Thursday, September 01, 2016

Vintage Postcards - Pacific Ocean Park!

It's time for the 37th installment from Ken Martinez's vintage amusement park postcards, from his personal collection!! Today is an extra-special one in my opinion because it concerns...

Pacific Ocean Park - The Banana Train

Today we visit Pacific Ocean Park or P.O.P. for a peek at the Banana Train ride. Of all the attractions at this theme park which most of us missed, the Banana Train would be on the top of my list to ride.

We start with an art card showing the exterior layout of Mystery Island Banana Train Ride. It's got quite a compact layout. Love the volcano at the end of the pier.

This is one of my favorite P.O.P. postcards. I like the South Seas motif throughout the area. The partially hidden sign probably says "Mr. Octopus" which was a standard Eyerly Octopus ride with eight tubs. Was that Pineapple Whip stand to the left of Pacific Island Gifts?

Up ahead is Mystery Island where the exotic Banana Train carries passengers through a tropical adventure. There are two trains: one on its way to the load area and the other parked in the unload area. Love the totems. Also the Ocean Skyway's "bubble cabins" are visible in the back as they make their turnaround from atop the volcano.

You've got to have rockwork if you're a modern theme park. I assume it was built there as a passage/access bridge for maintenance concerns on the "island" pier. Again, the area seems very compact and tight.

The bridge is loaded with tourists. I hope it holds up. While it does give the appearance of being a suspension bridge, it actually looks quite stationary when looking at the ramp the patrons are walking on.

Great shot of the waterfall! I take it the water is sucked up out of the ocean and pumped into the pond with the water flowing back into the ocean. Notice the bamboo fencing and catwalk to the right out of the rider's view. Wonder if any maintenance workers took a dive off that walk.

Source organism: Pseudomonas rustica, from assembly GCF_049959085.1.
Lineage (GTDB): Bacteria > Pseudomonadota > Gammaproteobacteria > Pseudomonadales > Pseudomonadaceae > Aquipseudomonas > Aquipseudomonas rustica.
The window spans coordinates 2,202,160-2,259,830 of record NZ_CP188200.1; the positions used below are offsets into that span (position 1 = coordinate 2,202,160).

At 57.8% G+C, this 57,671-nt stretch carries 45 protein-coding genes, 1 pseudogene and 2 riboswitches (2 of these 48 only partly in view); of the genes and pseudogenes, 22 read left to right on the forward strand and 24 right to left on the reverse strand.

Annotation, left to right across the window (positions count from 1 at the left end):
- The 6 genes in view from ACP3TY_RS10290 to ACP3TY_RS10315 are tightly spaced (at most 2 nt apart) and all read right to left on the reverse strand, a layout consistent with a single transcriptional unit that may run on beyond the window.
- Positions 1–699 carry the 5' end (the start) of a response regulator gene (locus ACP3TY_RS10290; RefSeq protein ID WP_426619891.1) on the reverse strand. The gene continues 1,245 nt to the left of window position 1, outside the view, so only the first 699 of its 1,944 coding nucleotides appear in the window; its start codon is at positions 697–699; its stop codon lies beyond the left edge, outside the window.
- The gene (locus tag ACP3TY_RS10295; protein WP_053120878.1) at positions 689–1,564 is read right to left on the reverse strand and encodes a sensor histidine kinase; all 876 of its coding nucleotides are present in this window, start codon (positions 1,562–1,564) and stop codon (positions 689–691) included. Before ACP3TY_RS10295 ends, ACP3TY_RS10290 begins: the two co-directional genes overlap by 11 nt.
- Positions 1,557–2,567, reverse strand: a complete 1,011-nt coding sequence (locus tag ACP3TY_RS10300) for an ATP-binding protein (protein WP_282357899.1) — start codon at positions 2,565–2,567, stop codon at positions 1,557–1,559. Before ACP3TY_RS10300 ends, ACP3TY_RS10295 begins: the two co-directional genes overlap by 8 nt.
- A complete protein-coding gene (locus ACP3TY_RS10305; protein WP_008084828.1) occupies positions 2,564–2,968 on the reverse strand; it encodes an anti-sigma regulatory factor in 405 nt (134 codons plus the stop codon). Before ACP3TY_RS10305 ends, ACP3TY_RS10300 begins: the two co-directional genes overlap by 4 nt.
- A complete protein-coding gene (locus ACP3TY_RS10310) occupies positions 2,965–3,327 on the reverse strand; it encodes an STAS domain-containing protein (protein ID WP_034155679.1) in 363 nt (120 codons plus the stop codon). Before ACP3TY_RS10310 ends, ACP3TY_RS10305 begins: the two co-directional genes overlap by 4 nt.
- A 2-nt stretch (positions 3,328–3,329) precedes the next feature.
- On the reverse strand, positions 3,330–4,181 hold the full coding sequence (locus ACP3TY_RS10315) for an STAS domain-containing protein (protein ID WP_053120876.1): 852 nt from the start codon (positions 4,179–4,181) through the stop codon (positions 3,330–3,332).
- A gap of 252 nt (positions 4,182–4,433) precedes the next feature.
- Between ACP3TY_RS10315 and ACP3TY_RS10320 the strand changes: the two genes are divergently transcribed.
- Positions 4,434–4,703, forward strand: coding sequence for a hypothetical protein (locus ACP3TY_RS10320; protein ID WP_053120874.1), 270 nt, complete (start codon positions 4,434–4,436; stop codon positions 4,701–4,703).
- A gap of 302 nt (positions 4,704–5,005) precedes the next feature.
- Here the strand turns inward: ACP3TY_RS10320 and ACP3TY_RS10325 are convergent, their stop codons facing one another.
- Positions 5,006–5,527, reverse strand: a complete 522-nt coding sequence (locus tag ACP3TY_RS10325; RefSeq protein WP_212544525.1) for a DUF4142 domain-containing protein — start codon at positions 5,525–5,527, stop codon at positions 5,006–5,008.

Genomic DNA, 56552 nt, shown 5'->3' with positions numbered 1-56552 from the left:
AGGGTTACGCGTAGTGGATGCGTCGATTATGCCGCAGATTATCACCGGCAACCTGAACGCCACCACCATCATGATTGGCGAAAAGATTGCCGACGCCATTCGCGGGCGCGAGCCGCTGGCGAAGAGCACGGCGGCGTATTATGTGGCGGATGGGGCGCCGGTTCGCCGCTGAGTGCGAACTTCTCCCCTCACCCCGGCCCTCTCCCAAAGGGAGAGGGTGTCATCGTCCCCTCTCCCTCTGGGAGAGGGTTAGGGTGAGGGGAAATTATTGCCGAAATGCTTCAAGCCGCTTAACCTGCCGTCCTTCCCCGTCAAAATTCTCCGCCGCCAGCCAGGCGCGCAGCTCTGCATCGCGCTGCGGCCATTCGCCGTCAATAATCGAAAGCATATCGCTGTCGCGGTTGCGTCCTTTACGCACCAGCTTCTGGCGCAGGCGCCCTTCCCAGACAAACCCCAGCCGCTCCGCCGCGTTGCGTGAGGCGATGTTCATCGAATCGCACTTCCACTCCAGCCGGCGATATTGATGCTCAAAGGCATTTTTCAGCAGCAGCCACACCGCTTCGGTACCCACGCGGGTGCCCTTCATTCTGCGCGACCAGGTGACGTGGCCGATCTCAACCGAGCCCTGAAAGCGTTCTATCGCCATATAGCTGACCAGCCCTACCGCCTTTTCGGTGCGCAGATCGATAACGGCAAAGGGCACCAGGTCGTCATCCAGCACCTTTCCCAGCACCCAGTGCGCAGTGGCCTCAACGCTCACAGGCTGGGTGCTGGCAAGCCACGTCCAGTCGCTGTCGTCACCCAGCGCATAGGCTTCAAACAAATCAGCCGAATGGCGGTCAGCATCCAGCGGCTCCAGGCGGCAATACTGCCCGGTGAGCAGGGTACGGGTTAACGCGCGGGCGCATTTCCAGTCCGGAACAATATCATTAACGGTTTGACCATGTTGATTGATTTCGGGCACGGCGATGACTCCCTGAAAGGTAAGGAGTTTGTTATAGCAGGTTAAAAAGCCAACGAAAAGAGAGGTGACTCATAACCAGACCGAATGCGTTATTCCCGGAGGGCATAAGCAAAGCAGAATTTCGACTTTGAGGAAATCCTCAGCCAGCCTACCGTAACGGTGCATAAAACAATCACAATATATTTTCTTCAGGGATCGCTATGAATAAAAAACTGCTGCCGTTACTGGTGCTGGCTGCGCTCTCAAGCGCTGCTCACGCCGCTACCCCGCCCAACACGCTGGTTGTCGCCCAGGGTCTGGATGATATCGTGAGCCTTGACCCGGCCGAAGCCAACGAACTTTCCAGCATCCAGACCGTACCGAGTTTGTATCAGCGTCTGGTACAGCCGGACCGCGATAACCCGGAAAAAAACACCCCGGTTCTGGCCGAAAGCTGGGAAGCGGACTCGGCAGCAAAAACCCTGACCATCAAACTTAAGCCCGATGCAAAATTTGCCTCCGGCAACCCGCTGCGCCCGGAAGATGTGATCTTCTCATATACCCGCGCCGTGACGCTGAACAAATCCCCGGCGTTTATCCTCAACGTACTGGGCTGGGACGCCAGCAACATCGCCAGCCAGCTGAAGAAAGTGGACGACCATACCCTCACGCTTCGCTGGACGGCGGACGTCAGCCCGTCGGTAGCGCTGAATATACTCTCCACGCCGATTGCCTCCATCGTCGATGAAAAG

I'll end this visit with an art card view of the interior of the volcano section of the Banana Train Ride.

Hope you enjoyed your visit to Pacific Ocean Park's Banana Train. More to come!

Information Source material:
The Great American Amusement Park, copyright 1976 by Gary Kyrazi

THANK YOU as always to Ken Martinez for sharing these great postcards! Ken has a few that I lack (like that rare volcano card) - maybe now I don't have to look for them.


Nanook said...


Thanks once again, for sharing these great images of POP. Living in Brentwood, I paid many a visit to POP before it became rundown and met its ultimate, untimely demise. And needless to say, these images remind me of the good times spent at that ocean-side playground.

And you too, Major - thanks.

TokyoMagic! said...

That artwork for the interior of the volcano is giving me a Knott's Mine Ride/Bubbling Pot Room vibe and a little bit of a Disneyland Rainbow Caverns vibe. I wish I could have seen it in person! What a shame P.O.P. didn't survive. Thanks for sharing more of your collection with us, Ken!

Scott Lane said...

Wow, how cool! The bridge, the volcano, that wrap-around waterfall - what a great design! A shame the park didn't survive.
Thanks, Ken (and Major) for sharing.

Chuck said...

I think I may have found the design for my summer home.

Thanks again for sharing, Ken. I really appreciate the research you put into your postcard posts. And, of course, your collection is simply staggering in size and quality.